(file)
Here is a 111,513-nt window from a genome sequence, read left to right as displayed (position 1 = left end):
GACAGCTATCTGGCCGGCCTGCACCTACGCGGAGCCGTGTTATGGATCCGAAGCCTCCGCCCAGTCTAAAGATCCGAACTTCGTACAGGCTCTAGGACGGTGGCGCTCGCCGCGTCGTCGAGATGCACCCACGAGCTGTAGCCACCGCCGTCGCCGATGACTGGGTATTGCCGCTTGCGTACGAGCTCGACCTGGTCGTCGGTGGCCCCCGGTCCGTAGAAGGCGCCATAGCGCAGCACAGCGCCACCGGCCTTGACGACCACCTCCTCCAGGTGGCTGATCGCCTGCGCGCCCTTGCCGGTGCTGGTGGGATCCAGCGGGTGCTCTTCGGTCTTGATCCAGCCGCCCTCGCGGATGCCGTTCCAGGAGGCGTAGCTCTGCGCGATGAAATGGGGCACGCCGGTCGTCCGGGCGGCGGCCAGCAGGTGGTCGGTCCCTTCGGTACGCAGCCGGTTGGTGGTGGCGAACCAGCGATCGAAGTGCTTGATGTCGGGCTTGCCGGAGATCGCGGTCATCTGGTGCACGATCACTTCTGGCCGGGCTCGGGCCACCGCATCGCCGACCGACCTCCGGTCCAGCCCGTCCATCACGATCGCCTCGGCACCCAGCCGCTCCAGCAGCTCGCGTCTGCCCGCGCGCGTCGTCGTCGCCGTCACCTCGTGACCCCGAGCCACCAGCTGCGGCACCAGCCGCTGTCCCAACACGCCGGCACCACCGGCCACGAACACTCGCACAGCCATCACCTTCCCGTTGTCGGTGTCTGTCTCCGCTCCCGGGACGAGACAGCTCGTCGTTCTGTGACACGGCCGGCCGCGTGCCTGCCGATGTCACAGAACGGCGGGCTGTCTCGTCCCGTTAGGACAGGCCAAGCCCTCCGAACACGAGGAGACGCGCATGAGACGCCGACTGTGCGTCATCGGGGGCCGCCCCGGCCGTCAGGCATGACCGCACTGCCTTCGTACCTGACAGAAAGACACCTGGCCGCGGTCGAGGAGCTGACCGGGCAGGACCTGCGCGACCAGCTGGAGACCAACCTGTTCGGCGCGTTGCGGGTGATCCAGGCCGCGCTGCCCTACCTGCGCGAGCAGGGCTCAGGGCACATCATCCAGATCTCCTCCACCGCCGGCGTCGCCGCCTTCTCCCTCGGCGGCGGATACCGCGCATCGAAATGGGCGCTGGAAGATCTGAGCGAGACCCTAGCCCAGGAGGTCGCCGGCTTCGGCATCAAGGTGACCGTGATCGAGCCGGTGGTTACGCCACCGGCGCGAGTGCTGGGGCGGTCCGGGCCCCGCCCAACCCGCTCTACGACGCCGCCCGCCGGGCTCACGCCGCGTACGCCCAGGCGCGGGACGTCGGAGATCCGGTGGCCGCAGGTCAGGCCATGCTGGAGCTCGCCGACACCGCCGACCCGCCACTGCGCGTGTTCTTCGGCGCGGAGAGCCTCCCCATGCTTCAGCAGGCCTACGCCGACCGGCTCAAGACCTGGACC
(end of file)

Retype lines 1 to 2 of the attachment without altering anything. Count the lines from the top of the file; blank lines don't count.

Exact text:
Here is a 111,513-nt window from a genome sequence, read left to right as displayed (position 1 = left end):
GACAGCTATCTGGCCGGCCTGCACCTACGCGGAGCCGTGTTATGGATCCGAAGCCTCCGCCCAGTCTAAAGATCCGAACTTCGTACAGGCTCTAGGACGGTGGCGCTCGCCGCGTCGTCGAGATGCACCCACGAGCTGTAGCCACCGCCGTCGCCGATGACTGGGTATTGCCGCTTGCGTACGAGCTCGACCTGGTCGTCGGTGGCCCCCGGTCCGTAGAAGGCGCCATAGCGCAGCACAGCGCCACCGGCCTTGACGACCACCTCCTCCAGGTGGCTGATCGCCTGCGCGCCCTTGCCGGTGCTGGTGGGATCCAGCGGGTGCTCTTCGGTCTTGATCCAGCCGCCCTCGCGGATGCCGTTCCAGGAGGCGTAGCTCTGCGCGATGAAATGGGGCACGCCGGTCGTCCGGGCGGCGGCCAGCAGGTGGTCGGTCCCTTCGGTACGCAGCCGGTTGGTGGTGGCGAACCAGCGATCGAAGTGCTTGATGTCGGGCTTGCCGGAGATCGCGGTCATCTGGTGCACGATCACTTCTGGCCGGGCTCGGGCCACCGCATCGCCGACCGACCTCCGGTCCAGCCCGTCCATCACGATCGCCTCGGCACCCAGCCGCTCCAGCAGCTCGCGTCTGCCCGCGCGCGTCGTCGTCGCCGTCACCTCGTGACCCCGAGCCACCAGCTGCGGCACCAGCCGCTGTCCCAACACGCCGGCACCACCGGCCACGAACACTCGCACAGCCATCACCTTCCCGTTGTCGGTGTCTGTCTCCGCTCCCGGGACGAGACAGCTCGTCGTTCTGTGACACGGCCGGCCGCGTGCCTGCCGATGTCACAGAACGGCGGGCTGTCTCGTCCCGTTAGGACAGGCCAAGCCCTCCGAACACGAGGAGACGCGCATGAGACGCCGACTGTGCGTCATCGGGGGCCGCCCCGGCCGTCAGGCATGACCGCACTGCCTTCGTACCTGACAGAAAGACACCTGGCCGCGGTCGAGGAGCTGACCGGGCAGGACCTGCGCGACCAGCTGGAGACCAACCTGTTCGGCGCGTTGCGGGTGATCCAGGCCGCGCTGCCCTACCTGCGCGAGCAGGGCTCAGGGCACATCATCCAGATCTCCTCCACCGCCGGCGTCGCCGCCTTCTCCCTCGGCGGCGGATACCGCGCATCGAAATGGGCGCTGGAAGATCTGAGCGAGACCCTAGCCCAGGAGGTCGCCGGCTTCGGCATCAAGGTGACCGTGATCGAGCCGGTGGTTACGCCACCGGCGCGAGTGCTGGGGCGGTCCGGGCCCCGCCCAACCCGCTCTACGACGCCGCCCGCCGGGCTCACGCCGCGTACGCCCAGGCGCGGGACGTCGGAGATCCGGTGGCCGCAGGTCAGGCCATGCTGGAGCTCGCCGACACCGCCGACCCGCCACTGCGCGTGTTCTTCGGCGCGGAGAGCCTCCCCATGCTTCAGCAGGCCTACGCCGACCGGCTCAAGACCTGGACC